Statement by Mr. Shaigan Shareef Malik Federal Secretary, Ministry of Human Rights Government of Pakistan during the 57th Session of the United Nations Commission on the Status of Women (CSW) (New York 7 March 2013)

Madam Chairperson,

Excellencies, Ladies and Gentlemen,

It is a privilege to be participating in this important meeting. We are confident that under your able leadership this Commission would be able to produce tangible results that help promote the cause of Gender Equality and Empowerment of Women. We would also like to express our appreciation for UN Women, which under the able leadership of Madam Bachelet, has contributed significantly towards desired goals.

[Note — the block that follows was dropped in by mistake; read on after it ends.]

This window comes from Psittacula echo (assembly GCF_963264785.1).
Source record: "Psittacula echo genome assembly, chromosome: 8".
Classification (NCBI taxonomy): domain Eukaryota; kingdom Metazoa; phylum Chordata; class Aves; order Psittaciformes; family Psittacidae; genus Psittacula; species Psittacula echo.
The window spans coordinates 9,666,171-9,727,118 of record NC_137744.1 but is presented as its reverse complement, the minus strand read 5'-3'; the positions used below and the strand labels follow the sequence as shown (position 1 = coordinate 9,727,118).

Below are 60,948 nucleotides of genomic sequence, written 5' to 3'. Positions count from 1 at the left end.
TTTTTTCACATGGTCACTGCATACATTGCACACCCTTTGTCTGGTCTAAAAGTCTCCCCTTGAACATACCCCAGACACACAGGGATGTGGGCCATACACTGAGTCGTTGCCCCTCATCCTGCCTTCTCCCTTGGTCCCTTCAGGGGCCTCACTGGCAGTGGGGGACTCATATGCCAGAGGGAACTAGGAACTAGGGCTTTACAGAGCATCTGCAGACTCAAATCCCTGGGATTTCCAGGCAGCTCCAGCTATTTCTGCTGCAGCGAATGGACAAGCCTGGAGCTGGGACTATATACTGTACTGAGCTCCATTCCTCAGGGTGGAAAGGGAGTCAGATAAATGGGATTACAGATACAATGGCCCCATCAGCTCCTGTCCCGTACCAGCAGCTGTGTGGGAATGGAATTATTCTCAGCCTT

1. We are all aware that this yearís priority theme is fundamentally important for the well being of women across the geographical and developmental divide. We, therefore, look forward to a meaningful outcome and stand ready to play a constructive role in this regard.

Madam Chairperson,

  1. Our national vision for women empowerment is guided by the words of our founding father, the Quaid-e-Azam, who said that ďno nation could ever be worthy of its existence that could not take its women along with the men and no struggle could ever succeed without women participating side by side with men.
  2. Pakistanís Constitution guarantees full participation of women in all spheres of national life. The Government of Pakistan has taken various steps to promote and protect their political, economic, social and cultural rights. Substantial steps have been taken to eliminate different forms of discrimination against women. Today, Pakistani women proudly participate in all fields of life from agriculture to industry, business to armed forces and from legislation to policy making.